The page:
There are now as many books about the politics and polemics of climate change as there are about the science itself. The majority of these cover a fairly wide range, but some are more specialized. Roger Pielke’s book “The Rightful Place of Science: Disasters and Climate Change” is one of the latter sort, and is specifically aimed at the issue of whether natural disasters have become more costly because of climate change. Pielke is a somewhat controversial figure, but is by no means a climate change sceptic. He argues, however, that the data indicate – thus far at least –no conclusive evidence for an increase in frequency or intensity of events such as hurricanes and tornadoes. The cost – in both human and financial terms – of such event has, however, increased, but this is because as populations and economies expand, more people and assets are put in harms way. Pielke argues that by focusing on an increased risk from natural disasters, politicians and activists are actually doing the cause of alerting the public to global warming risks a disservice.
And certainly the issue of extreme weather events is often very much at the forefront of the debate. William McPherson’s book “Climate, Weather and Ideology: Climate Change Denial” is a case in point, with the author leading off his book about arguments used to counter the scientific consensus with two chapters solely about extreme weather events.
That there are opposing views about what would seem to be readily verifiable issues, such as whether hurricanes are becoming more frequent and/or more powerful, is likely to leave the layman somewhat confused. And this apparent uncertainty about the facts is one of the things that plays into what might be a dangerous inertia in action to counter climate change. The issue of why the world in general doesn’t take risks from climate change more seriously is explored from the point of view of human psychology in George Marshall’s new book “Don’t Even Think About it” , subtitled “Why our brains are wired to ignore climate change.” Marshall, who is the co-founder of the Climate Outreach and Information Network, explores the way in which people react to unpalatable facts and how there is a natural human disinclination to worry too much about things which are perceived as uncertain and whose impacts are mostly in the long-term.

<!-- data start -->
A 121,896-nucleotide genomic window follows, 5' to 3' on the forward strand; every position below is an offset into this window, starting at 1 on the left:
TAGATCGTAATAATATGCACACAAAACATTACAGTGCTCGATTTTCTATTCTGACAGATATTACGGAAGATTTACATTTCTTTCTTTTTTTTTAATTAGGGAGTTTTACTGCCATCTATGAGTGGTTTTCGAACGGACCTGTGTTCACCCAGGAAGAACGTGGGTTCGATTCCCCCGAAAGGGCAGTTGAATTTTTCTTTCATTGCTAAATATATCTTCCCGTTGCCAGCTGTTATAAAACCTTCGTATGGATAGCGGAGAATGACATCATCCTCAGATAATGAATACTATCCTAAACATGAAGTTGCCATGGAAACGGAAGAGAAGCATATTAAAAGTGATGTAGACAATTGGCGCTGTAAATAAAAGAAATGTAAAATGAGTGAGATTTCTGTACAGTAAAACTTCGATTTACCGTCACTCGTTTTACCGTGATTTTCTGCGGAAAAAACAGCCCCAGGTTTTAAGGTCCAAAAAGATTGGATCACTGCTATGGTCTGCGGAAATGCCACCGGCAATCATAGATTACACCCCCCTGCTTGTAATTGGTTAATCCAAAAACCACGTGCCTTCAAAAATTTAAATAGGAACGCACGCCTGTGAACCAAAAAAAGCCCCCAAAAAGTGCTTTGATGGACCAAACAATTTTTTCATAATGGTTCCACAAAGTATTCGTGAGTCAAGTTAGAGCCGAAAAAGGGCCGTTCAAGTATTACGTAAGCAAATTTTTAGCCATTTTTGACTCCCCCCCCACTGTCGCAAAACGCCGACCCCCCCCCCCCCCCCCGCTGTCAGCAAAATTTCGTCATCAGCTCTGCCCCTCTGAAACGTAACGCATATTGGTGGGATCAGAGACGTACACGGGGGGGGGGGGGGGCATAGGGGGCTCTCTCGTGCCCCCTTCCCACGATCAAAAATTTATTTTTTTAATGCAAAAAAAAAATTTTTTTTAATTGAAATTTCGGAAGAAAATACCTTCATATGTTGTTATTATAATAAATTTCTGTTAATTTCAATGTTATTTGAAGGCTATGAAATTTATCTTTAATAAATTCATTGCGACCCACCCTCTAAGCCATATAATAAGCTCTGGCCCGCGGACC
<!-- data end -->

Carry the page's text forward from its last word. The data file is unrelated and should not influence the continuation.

Marshall explores these issues from the viewpoint of someone who is totally committed to the urgent need to step up action to reduce climate change – to the extent that he suggests that climate change campaigners should “be prepared to learn from religions” in how they spread their messages. Those who want to see the other side of what is now an amazingly polarized debate on climate change could do no better than read “Climate Change: The Facts” , which is a collection of essays published by the Institute of Public Affairs, and edited by Alan Moran. The contributors to this volume contain many of the most outspoken sceptics (or “deniers” if you prefer) on the issue of human-induced climate change, including Ian Plimer, Nigel Lawson, Donna Laframboise and others. The contributors to this volume have views which are diametrically opposed to those of George Marshall, of course. And diametrical opposition seems to be the nature of the climate debate: there is little in the way of a middle ground, and personal attacks seem to be common currency. In Moran’s collection, Nigel Lawson, a former British finance minister, author of the climate-change skeptical volume “An Appeal to Reason: A Cool Look at Global Warming” – and no stranger to public controversy – says that he never in his life “experienced the extremes of personal hostility, vituperation and vilification” which he received for his views on global warming. On the other side, Michael Mann, a prominent climate scientist who became the centre of a storm of controversy over his publication of the notorious “hockey stick” graph of global temperature changes, describes in his book “The Hockey Stick and the Climate Wars” how he experienced a similar treatment, but from the opposing camp, to that which Nigel Lawson complains of. It seems that the climate change debate often tells us more about science of human behaviour than it does about the science of climate change.